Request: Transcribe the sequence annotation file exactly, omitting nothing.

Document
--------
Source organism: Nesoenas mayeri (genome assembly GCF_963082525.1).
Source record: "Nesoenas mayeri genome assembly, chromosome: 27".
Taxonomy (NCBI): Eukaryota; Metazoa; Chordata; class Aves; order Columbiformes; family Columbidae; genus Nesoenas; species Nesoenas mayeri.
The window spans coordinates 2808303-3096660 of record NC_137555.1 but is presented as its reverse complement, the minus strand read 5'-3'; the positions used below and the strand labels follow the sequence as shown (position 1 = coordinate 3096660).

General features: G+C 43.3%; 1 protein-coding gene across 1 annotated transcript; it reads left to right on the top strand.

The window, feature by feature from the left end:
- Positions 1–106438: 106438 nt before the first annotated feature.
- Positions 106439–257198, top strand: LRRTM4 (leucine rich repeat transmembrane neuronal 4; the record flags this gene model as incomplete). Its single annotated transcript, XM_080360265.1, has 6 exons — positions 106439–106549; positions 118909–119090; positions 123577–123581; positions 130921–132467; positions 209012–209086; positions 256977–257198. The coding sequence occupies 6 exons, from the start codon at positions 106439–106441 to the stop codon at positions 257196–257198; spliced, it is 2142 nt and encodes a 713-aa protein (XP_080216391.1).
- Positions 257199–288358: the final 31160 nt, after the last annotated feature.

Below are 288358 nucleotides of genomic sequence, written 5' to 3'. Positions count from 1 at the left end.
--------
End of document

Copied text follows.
Source organism: Nesoenas mayeri (genome assembly GCF_963082525.1).
Source record: "Nesoenas mayeri genome assembly, chromosome: 27".
Taxonomy (NCBI): Eukaryota; Metazoa; Chordata; class Aves; order Columbiformes; family Columbidae; genus Nesoenas; species Nesoenas mayeri.
The window spans coordinates 2808303-3096660 of record NC_137555.1 but is presented as its reverse complement, the minus strand read 5'-3'; the positions used below and the strand labels follow the sequence as shown (position 1 = coordinate 3096660).

General features: G+C 43.3%; 1 protein-coding gene across 1 annotated transcript; it reads left to right on the top strand.

The window, feature by feature from the left end:
- Positions 1–106438: 106438 nt before the first annotated feature.
- Positions 106439–257198, top strand: LRRTM4 (leucine rich repeat transmembrane neuronal 4; the record flags this gene model as incomplete). Its single annotated transcript, XM_080360265.1, has 6 exons — positions 106439–106549; positions 118909–119090; positions 123577–123581; positions 130921–132467; positions 209012–209086; positions 256977–257198. The coding sequence occupies 6 exons, from the start codon at positions 106439–106441 to the stop codon at positions 257196–257198; spliced, it is 2142 nt and encodes a 713-aa protein (XP_080216391.1).
- Positions 257199–288358: the final 31160 nt, after the last annotated feature.

Below are 288358 nucleotides of genomic sequence, written 5' to 3'. Positions count from 1 at the left end.